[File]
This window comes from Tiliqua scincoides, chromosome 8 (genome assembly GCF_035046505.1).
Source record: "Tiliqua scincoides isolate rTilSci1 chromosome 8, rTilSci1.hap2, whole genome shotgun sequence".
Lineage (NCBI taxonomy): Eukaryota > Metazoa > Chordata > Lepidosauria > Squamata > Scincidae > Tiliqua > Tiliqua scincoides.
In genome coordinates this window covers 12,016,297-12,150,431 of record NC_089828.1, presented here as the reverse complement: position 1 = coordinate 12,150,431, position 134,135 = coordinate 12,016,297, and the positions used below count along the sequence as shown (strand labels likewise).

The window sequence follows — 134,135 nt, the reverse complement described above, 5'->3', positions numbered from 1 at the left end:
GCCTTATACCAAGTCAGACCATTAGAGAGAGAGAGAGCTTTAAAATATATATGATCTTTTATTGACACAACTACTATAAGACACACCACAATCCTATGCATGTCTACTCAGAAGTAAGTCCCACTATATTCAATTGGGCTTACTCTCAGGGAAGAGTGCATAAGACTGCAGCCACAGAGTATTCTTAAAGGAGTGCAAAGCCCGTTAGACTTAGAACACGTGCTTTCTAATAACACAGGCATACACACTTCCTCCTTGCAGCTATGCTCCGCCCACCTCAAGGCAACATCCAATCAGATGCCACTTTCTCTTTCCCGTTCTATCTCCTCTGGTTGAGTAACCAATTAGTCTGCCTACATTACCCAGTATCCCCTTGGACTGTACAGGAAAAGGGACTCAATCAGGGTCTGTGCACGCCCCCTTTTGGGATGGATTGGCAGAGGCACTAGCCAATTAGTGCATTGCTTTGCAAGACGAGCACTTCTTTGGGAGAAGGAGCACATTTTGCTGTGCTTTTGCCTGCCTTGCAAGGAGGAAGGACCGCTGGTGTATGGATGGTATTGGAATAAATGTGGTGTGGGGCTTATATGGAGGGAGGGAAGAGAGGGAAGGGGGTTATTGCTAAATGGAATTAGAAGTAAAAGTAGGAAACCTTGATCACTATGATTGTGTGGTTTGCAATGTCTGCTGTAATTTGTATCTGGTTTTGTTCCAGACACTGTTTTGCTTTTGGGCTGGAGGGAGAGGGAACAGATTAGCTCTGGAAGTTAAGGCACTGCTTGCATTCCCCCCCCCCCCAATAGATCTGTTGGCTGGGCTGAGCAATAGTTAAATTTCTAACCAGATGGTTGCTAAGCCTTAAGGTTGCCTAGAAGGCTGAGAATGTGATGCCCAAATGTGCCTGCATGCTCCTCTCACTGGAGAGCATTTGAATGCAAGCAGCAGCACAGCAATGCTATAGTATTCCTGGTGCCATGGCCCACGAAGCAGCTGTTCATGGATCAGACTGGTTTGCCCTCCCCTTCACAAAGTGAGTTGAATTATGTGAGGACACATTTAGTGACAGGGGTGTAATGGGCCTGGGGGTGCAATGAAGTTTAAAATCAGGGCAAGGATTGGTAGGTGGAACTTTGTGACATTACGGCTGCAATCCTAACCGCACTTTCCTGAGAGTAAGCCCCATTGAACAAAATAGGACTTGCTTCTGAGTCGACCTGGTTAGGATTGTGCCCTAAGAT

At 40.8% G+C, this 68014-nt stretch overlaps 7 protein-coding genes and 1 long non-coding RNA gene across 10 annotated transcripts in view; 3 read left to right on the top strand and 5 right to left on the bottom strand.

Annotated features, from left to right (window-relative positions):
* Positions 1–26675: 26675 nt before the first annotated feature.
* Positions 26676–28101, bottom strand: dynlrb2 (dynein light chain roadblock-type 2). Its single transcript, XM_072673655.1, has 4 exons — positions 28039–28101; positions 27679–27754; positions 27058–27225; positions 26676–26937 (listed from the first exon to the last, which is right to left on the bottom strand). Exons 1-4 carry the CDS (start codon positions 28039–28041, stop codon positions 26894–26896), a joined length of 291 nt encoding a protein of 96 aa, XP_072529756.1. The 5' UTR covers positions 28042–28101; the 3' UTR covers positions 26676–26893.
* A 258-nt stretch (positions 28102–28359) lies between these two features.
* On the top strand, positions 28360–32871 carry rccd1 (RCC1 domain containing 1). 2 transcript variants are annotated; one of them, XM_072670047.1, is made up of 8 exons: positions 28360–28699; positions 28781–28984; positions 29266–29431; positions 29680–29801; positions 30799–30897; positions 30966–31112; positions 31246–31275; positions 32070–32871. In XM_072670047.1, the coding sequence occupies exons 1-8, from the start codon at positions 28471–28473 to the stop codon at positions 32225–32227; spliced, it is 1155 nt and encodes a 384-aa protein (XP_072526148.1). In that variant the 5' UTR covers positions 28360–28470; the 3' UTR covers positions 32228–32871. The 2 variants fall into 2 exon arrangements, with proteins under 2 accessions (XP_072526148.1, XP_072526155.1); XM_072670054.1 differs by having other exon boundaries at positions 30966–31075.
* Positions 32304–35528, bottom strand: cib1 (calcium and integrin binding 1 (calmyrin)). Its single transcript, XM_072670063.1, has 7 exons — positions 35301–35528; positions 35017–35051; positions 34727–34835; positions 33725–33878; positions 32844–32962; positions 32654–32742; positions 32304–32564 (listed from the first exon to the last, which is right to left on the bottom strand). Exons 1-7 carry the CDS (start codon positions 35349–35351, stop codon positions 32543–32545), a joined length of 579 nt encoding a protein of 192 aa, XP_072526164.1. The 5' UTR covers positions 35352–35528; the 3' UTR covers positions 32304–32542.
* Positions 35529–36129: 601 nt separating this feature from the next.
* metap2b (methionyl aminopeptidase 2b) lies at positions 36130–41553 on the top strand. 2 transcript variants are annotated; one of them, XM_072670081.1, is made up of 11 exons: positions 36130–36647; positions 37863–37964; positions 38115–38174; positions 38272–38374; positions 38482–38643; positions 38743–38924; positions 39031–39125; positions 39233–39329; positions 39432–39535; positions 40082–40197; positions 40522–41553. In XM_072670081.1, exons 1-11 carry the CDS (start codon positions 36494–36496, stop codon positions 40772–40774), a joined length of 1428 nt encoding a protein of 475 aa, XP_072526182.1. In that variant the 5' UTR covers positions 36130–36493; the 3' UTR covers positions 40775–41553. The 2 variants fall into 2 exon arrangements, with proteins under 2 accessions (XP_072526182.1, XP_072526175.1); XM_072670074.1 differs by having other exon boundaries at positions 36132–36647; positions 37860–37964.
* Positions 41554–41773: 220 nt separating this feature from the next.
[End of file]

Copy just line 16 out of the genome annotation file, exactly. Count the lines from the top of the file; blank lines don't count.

* Positions 41554–41773: 220 nt separating this feature from the next.